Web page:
Q. My daughter is getting married to a guy who filed for bankruptcy after his divorce three years ago. What does she need to do to keep her credit from getting mixed with his? They’re planning to buy a house before the wedding.
A. While a marriage may link your daughter to her new husband, her credit won’t automatically be linked to his.
Credit reports are dependent on a person’s Social Security number, so a husband and wife can have very different credit scores if they keep their finances separate, said Ilisa Churgin Hook, a bankruptcy attorney with Hook & Fatovich in Wayne, N.J.
“Your daughter should keep any of her existing debts, including credit cards, separate and not add her fiancé/husband to those credit accounts,” Hook said. “Likewise, she should not be added to any of his credit accounts.”
If your future son-in-law has made timely payments to his secured creditor, such as a car loan or a mortgage on his prior marital home, his credit score has probably improved since his bankruptcy filing.
“A discharge in bankruptcy provides for a `fresh start’ and allows individuals to rebuild their credit scores,” Hook said. “However, if your future son-in-law has defaulted on any secured debt since his bankruptcy filing, or if he has overdrawn his bank account, your daughter may want to consider keeping separate bank accounts in her name only.”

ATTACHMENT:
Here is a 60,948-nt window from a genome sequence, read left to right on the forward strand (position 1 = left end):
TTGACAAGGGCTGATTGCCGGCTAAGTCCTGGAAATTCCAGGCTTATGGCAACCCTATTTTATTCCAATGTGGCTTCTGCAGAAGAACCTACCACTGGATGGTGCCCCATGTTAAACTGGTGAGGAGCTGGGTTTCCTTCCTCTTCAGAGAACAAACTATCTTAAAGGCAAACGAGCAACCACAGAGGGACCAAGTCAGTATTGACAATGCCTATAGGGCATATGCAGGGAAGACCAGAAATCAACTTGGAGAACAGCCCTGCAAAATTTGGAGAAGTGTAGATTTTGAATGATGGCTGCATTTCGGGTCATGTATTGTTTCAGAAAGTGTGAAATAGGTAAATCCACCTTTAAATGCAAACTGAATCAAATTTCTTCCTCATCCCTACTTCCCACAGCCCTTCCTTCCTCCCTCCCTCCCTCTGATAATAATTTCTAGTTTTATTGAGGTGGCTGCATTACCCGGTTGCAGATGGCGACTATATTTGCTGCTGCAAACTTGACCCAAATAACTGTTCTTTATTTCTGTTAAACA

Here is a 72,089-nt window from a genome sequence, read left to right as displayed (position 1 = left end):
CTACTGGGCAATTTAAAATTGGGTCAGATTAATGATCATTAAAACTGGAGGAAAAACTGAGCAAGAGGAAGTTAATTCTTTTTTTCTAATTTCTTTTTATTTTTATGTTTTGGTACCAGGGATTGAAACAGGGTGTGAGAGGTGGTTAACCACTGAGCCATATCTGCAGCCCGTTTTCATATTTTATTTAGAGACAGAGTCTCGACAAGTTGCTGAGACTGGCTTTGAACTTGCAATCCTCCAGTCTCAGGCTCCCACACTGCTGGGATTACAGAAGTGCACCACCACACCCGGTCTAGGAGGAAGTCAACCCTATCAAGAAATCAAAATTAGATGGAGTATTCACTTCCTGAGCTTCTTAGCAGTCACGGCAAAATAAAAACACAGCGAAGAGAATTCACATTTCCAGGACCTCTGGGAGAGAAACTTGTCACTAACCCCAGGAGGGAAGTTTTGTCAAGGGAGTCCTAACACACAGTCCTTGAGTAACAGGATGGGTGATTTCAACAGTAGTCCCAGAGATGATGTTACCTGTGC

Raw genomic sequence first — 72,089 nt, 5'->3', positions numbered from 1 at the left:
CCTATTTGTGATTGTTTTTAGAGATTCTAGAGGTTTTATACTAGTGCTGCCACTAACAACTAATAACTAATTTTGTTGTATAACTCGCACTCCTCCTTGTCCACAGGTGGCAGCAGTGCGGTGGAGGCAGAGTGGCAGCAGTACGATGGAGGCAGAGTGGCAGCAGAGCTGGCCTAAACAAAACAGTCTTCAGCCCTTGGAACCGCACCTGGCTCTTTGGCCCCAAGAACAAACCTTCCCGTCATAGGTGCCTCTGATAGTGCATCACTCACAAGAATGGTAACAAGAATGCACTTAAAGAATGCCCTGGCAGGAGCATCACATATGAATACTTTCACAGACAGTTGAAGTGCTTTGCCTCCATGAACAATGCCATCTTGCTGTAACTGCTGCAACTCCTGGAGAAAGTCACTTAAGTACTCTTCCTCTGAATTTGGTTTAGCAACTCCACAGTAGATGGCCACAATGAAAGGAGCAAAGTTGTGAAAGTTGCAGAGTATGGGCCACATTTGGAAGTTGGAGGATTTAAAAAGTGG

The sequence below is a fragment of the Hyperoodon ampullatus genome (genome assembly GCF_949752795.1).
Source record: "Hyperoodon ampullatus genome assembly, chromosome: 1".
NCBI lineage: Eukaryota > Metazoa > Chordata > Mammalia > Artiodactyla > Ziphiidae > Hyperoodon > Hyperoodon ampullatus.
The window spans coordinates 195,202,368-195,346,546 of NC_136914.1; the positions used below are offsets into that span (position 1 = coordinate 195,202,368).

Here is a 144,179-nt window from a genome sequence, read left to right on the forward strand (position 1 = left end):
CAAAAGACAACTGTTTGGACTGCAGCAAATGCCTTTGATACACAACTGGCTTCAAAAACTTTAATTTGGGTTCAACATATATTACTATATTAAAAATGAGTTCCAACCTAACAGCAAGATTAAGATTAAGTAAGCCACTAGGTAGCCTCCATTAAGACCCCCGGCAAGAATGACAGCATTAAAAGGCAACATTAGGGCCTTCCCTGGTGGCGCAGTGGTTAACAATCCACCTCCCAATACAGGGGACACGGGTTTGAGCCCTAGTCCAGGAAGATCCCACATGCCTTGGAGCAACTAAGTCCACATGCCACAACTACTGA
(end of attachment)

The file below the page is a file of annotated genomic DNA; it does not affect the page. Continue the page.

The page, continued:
An overdrawn line of credit on a joint checking account will show up on her credit report as well, she said.
Your daughter should verify if her fiancé filed a Chapter 7 or a Chapter 13 bankruptcy case. If he filed a Chapter 7 case and received a discharge, his case would most likely be closed by now, Hook said. But if he filed a Chapter 13 case and confirmed a 5-year payment plan, he would still be a debtor in a pending bankruptcy case.
“If he is currently a Chapter 13 debtor, he will need to get the Bankruptcy Court’s permission to obtain credit, including a mortgage to buy a house,” she said.
Assuming that your daughter and her fiancé are buying the house together and both plan to be on the deed and mortgage, his credit score and history will be considered when they apply for a mortgage, Hook said.
“I recommend that your daughter have a discussion with her fiancé regarding his current bankruptcy status — a closed Chapter 7 case or a pending Chapter 13 case — as well as his current credit score prior to applying for a mortgage so that there are no surprises,” Hook said.
(Editor’s Note: You can check your credit scores for free on Credit.com to see where you stand.)
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- How to Rebuild Your Credit After Bankruptcy
- How to Get a Credit Card With Bad Credit
This article originally appeared on Credit.com.
This article by Karin Price Mueller was distributed by the Personal Finance Syndication Network.